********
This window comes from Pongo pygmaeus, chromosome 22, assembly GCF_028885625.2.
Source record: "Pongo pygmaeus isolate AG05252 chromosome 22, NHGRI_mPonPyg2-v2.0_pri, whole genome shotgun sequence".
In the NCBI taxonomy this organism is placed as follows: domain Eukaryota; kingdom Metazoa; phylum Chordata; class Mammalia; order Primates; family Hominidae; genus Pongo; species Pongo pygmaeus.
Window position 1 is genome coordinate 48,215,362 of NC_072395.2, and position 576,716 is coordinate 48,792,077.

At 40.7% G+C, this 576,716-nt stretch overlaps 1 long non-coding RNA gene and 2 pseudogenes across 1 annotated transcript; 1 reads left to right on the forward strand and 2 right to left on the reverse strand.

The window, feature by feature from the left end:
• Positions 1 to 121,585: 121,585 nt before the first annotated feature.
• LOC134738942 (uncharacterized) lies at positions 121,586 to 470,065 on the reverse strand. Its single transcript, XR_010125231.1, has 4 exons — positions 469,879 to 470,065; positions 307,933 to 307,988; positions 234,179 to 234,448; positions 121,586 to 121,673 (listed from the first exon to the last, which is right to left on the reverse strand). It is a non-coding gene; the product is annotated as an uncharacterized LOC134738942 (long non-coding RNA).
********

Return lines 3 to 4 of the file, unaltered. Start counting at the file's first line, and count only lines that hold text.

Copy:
In the NCBI taxonomy this organism is placed as follows: domain Eukaryota; kingdom Metazoa; phylum Chordata; class Mammalia; order Primates; family Hominidae; genus Pongo; species Pongo pygmaeus.
Window position 1 is genome coordinate 48,215,362 of NC_072395.2, and position 576,716 is coordinate 48,792,077.